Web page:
Research into the future of retail and how empty spaces fit into the picture

My name is Charlie and I'm a social research student at UTS. I'm working on the Empty Spaces project with the Shopfront team. Specifically I'll be researching international retail trends in America and Japan, national trends in Australia, the future of retail trade and how empty spaces will be able to fit in to the evolving structure of retail and its trends.

I'll be blogging regularly about my progress - and if anyone has any leads or ideas of who I should talk to, I'd be very pleased to hear from you.

My email is


Charlie Lehmann


The Demand for Emerging Fashion: Huffington Post article

Lisa Andersen's picture

From the article by Heba el Habashy and Charles LaCalle, Huffington Post, 23 August, 2010

...AdWeek conducted a study in 2009 and found that as the economy worsened, about 77% of these customers came to realize that luxury brands were less important. The study also proved that, the rise of discount shopping for the masses through sites like Gilt Group and Haute Look has been disastrous to consumer's mentality on luxury goods.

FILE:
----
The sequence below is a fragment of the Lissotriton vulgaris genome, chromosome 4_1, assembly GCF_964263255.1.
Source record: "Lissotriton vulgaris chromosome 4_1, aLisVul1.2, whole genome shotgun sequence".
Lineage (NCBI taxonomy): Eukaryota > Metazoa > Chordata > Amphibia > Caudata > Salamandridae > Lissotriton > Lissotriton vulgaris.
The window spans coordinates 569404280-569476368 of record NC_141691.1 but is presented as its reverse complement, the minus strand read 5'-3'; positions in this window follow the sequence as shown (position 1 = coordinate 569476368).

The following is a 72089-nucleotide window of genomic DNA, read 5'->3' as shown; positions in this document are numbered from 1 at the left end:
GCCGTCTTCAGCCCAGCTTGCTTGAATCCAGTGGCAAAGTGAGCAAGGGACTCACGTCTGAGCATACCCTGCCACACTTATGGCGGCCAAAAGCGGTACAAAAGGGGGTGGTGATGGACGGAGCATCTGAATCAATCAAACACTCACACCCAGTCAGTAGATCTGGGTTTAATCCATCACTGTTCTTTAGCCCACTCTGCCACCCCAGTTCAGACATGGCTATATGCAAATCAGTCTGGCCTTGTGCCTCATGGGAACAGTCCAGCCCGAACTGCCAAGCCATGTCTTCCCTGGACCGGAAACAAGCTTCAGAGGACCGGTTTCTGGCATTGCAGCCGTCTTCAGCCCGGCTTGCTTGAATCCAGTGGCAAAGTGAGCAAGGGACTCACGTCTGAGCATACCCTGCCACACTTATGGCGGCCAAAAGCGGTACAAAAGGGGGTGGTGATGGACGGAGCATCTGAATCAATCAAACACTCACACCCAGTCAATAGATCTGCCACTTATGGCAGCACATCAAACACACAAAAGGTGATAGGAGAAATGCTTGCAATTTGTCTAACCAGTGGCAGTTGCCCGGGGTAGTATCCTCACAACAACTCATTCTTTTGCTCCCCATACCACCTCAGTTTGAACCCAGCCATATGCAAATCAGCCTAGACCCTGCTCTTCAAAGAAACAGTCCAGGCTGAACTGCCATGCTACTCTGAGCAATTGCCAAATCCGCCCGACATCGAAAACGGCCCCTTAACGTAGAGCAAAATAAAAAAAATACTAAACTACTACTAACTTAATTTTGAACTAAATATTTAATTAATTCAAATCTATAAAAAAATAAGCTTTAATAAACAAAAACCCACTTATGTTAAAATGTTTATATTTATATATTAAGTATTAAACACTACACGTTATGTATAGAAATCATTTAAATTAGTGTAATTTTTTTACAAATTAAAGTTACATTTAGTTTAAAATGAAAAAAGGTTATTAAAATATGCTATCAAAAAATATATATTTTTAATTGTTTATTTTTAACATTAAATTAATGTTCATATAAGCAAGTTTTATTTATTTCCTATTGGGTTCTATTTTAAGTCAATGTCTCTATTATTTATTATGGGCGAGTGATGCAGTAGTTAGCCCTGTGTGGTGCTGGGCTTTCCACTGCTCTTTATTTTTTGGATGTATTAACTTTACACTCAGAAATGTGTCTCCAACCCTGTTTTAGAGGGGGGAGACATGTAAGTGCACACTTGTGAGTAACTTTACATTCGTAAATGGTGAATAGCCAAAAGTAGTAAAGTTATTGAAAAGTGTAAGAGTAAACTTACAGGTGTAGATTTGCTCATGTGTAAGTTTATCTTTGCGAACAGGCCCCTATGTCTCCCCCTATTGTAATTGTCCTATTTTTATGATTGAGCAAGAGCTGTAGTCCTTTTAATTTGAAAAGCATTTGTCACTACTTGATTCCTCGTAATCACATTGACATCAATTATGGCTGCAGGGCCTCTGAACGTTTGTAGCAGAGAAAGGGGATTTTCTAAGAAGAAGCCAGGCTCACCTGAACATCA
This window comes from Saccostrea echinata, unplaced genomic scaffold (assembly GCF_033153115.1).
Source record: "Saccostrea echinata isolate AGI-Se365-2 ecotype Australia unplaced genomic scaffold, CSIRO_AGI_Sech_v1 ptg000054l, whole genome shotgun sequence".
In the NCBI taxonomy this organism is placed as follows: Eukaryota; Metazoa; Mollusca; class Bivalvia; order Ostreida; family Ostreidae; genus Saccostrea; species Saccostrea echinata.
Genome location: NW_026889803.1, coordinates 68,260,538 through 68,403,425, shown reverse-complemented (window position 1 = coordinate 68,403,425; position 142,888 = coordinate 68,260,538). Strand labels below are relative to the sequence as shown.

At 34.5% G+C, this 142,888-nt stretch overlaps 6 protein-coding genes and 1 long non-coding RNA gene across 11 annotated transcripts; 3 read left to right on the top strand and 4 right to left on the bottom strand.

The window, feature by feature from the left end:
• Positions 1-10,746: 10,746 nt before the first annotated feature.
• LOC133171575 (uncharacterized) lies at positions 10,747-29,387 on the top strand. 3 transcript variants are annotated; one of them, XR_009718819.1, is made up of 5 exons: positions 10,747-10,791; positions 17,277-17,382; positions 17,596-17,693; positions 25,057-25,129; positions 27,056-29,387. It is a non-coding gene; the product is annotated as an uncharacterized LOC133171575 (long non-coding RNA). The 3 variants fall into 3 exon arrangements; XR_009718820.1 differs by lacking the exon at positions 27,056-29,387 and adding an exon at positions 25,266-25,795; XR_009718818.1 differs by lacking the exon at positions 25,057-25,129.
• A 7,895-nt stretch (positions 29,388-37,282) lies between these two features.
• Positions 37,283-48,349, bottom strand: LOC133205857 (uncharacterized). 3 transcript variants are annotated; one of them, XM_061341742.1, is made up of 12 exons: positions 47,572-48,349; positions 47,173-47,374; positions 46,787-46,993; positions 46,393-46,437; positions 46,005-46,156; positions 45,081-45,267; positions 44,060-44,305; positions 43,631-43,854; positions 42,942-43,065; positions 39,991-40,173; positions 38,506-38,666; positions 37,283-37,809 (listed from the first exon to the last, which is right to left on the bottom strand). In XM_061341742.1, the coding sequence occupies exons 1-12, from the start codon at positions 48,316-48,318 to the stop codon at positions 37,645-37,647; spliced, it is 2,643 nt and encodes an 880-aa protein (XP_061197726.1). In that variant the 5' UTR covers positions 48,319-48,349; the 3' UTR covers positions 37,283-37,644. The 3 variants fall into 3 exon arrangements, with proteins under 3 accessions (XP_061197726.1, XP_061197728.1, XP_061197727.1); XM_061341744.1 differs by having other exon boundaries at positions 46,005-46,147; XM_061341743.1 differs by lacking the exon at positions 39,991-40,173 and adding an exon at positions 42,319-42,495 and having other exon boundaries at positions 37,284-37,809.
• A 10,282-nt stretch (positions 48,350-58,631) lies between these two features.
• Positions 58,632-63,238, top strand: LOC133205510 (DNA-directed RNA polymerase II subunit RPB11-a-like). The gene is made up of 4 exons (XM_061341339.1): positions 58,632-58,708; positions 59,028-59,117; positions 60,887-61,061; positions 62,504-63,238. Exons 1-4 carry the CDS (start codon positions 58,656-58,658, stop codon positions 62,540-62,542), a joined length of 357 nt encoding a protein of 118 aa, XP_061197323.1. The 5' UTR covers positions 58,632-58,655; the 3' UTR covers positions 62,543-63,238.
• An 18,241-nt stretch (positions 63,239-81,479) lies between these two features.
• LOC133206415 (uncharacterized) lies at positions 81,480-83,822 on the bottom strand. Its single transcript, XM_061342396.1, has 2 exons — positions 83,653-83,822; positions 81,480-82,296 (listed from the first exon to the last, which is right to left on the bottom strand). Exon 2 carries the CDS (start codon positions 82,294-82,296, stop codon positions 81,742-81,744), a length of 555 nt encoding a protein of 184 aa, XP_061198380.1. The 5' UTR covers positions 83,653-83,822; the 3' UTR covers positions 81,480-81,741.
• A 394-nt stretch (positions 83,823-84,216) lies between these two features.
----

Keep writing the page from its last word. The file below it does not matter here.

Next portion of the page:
As major luxury goods companies realize this change, sale sites will likely receive blowback from the brands. Already, Cartier is suing Haute Look for selling used Cartier products. Luxury houses may have begun to realize that the once innocuous practice of holding sample sales and flash sales can now be harmful to their brand. In the past, sample sales were held in empty spaces downtown and the customers were those who worked in fashion and could not afford full retail prices. As a result, these sales did not affect the brand's target customers. This is no longer the case as most of the shoppers on the most famous sale site, Gilt Groupe, are high-income females...

A director at Harrod's recently told WWD, "The whole trend we are seeing - from fashion through to beauty - is anti-mass, anti-faux, anti-bling. What customers are looking for is heritage, provenance - and embellishment." Since consumers are increasingly aware of luxury goods companies' mass production methods and deceiving advertising campaigns, they are turning to emerging designers for products that are produced on a smaller scale - products that tell a story.

Read the full article...